Just then, another scarlet blur whizzed down Route 66. Suddenly, the Flash was standing amidst them, holding a docile Sumac by the neck of his costume.
“No fight left in that one?” Fury asked.
“None I could find,” the Flash said. “I see you guys handled the lady of the team, too.”
“She’s no — ah-choo! — lady,” Johnny Thunder commented.
“I still don’t believe this,” Obsidian commented as they walked down the long hallway.
“I have to agree, despite the empirical evidence,” Doctor Mid-Nite added. “A secret hideout beneath Gateway University Library — who would have guessed?”
“And a secret entrance reached by pressing a button on a bookshelf, hidden behind a musty old copy of The Orestes Plays of Aeschylus,” Obsidian commented, shaking his head. “It all sounds like a bad episode of The Hardy Boys.”
“A bad episode?” asked Catwoman. “You mean there was another kind?”
“All right, can the chatter,” Green Lantern said as he led the way. “This Madame Mayhem we’re after is very efficient. I’m sure she knows we’re here by now. Keep on the lookout for any traps.”
Suddenly, a panel opened in the ceiling above them, and a small green object clattered onto the floor ten feet before them.
“Found one,” Catwoman quipped.
“A grenade,” Green Lantern said grimly. “Our mysterious assailant is slipping, if she thinks this will stop us.” The emerald gladiator surrounded the small object in a bubble projected by his power ring.
“Lantern, wait!” Doctor Mid-Nite called out. “That’s not–”
The man of the night’s warning was cut off by an explosion. To Obsidian and Catwoman’s surprise, debris pelted the walls beside them, and Green Lantern loudly groaned in pain. He sank to the floor, and Doctor Mid-Nite caught him.
“Dad!” Obsidian yelped. “What happened? Why didn’t your power ring stop the grenade? Doc, is he all right?”
“He will be, once I can get him to a hospital,” Mid-Nite said grimly. “That fragmentation grenade’s casing wasn’t metal, but painted wood. I noticed it too late. The shrapnel went right though the power-bubble.”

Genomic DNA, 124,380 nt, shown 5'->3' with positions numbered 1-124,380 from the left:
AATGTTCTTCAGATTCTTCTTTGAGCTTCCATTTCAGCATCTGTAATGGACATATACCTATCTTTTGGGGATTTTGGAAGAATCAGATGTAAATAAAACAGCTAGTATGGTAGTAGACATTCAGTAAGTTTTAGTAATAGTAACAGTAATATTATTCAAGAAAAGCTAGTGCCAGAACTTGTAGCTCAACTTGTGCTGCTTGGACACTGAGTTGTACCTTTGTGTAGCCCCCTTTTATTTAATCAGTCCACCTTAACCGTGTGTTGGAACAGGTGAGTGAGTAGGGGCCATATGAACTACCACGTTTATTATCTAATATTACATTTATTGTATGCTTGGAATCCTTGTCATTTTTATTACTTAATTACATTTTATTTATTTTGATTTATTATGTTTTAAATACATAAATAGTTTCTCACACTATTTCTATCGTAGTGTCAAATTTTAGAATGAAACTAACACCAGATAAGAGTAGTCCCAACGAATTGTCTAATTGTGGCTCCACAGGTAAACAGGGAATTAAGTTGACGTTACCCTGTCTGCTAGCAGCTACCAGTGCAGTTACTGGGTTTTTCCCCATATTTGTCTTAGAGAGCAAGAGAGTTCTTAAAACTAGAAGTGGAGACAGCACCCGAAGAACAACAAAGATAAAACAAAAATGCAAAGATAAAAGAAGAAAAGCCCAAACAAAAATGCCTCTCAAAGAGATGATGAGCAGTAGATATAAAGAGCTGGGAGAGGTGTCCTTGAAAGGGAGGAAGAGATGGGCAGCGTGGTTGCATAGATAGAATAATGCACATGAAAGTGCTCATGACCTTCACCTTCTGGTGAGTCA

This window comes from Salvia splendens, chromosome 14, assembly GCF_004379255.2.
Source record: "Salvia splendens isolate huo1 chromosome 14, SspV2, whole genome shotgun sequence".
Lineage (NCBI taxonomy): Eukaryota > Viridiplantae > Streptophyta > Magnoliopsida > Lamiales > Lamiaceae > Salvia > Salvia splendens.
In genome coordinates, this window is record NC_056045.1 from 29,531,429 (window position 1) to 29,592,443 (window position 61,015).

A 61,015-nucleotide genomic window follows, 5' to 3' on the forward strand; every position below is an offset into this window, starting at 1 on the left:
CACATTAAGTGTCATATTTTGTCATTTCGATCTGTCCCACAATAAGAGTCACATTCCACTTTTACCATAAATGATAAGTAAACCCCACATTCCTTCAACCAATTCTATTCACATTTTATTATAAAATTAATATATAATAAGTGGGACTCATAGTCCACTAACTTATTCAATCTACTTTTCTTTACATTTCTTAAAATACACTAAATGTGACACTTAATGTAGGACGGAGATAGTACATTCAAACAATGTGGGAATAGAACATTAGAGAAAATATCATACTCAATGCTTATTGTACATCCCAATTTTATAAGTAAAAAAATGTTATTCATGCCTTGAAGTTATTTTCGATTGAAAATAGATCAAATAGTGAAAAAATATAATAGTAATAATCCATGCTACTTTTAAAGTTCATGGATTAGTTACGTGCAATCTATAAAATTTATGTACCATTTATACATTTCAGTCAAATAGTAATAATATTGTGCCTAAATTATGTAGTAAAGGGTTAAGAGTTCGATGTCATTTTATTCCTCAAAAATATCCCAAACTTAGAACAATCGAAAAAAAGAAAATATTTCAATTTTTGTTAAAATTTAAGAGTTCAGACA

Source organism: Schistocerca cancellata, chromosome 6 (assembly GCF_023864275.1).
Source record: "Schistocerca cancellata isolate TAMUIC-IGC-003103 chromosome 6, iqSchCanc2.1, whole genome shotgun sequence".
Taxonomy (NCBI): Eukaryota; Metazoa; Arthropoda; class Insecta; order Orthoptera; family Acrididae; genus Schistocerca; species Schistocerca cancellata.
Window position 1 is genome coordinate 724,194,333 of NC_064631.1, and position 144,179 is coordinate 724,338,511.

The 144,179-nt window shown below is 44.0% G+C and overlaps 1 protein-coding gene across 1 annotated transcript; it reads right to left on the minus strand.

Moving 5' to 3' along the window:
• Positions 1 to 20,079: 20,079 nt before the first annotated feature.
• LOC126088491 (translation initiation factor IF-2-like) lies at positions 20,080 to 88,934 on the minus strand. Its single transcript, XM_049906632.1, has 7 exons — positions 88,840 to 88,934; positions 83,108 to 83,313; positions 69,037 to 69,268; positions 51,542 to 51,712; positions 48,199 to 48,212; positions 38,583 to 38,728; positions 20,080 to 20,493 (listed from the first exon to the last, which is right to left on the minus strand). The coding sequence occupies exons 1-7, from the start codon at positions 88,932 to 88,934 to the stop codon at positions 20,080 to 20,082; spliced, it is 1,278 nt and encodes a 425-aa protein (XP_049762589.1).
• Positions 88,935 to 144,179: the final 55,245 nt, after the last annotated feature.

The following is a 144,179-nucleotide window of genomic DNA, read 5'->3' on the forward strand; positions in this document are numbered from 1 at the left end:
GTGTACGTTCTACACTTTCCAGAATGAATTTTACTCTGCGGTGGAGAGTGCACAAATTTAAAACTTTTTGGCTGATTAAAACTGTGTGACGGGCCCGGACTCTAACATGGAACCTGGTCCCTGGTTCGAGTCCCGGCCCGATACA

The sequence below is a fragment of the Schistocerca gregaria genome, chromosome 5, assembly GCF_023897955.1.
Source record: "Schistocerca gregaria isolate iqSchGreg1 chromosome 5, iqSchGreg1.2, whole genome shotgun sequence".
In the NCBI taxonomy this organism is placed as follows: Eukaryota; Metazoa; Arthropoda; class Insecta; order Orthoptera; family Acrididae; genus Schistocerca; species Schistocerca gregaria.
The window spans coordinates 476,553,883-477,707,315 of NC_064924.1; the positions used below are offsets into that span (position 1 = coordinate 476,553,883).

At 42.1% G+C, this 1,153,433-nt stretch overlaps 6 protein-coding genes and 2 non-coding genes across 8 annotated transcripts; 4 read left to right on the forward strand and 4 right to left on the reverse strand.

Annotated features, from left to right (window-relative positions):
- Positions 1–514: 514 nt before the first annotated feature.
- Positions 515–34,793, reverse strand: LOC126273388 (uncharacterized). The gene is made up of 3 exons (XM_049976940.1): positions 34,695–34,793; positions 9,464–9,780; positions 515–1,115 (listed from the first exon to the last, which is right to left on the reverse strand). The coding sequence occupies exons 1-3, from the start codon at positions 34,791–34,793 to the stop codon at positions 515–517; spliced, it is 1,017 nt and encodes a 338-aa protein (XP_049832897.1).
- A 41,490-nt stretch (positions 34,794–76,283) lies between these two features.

“Wood? You mean, Dad–”
“Has a bellyfull of wooden splinters, yes. His power ring is protecting him as much as it can, stabilizing his body conditions, but it can’t force out the wood. I’ll have to remove them the old-fashioned way.”
“Oh, man!” Obsidian grumbled, eyes narrowing to white slits. “Am I going to give that Mayhem bitch what for! Come on, Catwoman!”
“Wait!” Doctor Mid-Nite warned. “She’s obviously prepared for us; this is no time to go off half-cocked!”
“Can it, Mid-Nite!” Obsidian snapped. “She hurt my Dad, and I’m going to pay her back triple for–”
Suddenly, huge klieg lights snapped into brilliance on either side of the hallway. The narrow enclosure was bathed in brilliant, hot light. Mid-Nite tried to shade his eyes with his forearm; Obsidian merely sank against a wall.
“Aahh! That light!” Obsidian wailed. “It’s so bright — I can’t take shadow form! No darkness to work with! And I can’t block it with my light-based powers, either — they’re still too new!” (*)
“And it’s so hot,” Mid-Nite added, “it’s fouling my infrared day-sight! Hang on, I’ll throw a blackout bomb!” But as soon as the bomb detonated and released its inky black gas, a powerful ventilator fan in the ceiling roared to life and sucked the gas away.
Somewhere at the end of the hall, they heard a door open. The lights were so bright, they could barely make out the lithe female form standing there.
“Welcome, JSAers, to your doom,” the woman said. “I am Madame Mayhem. But I suppose you know that by now. I have kept tabs on all my operatives through special one-way communicators they did not even know they were wearing. I should have known better than to trust that spineless oaf, Death Metal, with anything important. He squealed like a stuck pig.”
“Yes, and by now all your plans have been stopped,” Mid-Nite said, squinting to make out the woman’s shape in the infrared heat blur. “You may as well surrender; there’s no way you can win.”
“Oh, I can still achieve some small measure of victory, Doctor,” Mayhem assured him. “Even if it means I die with you!”
Catwoman had been silent all this time. Her feline eyes were adjusting to the light. Now they were operating at peak efficiency. Madame Mayhem, in her skintight, all-concealing costume, was in perfect focus. With a hiss and a snarl, Catwoman leaped at her. Mayhem saw this and instantly went into a fighter’s crouch to receive the pounce and throw Catwoman’s weight against her.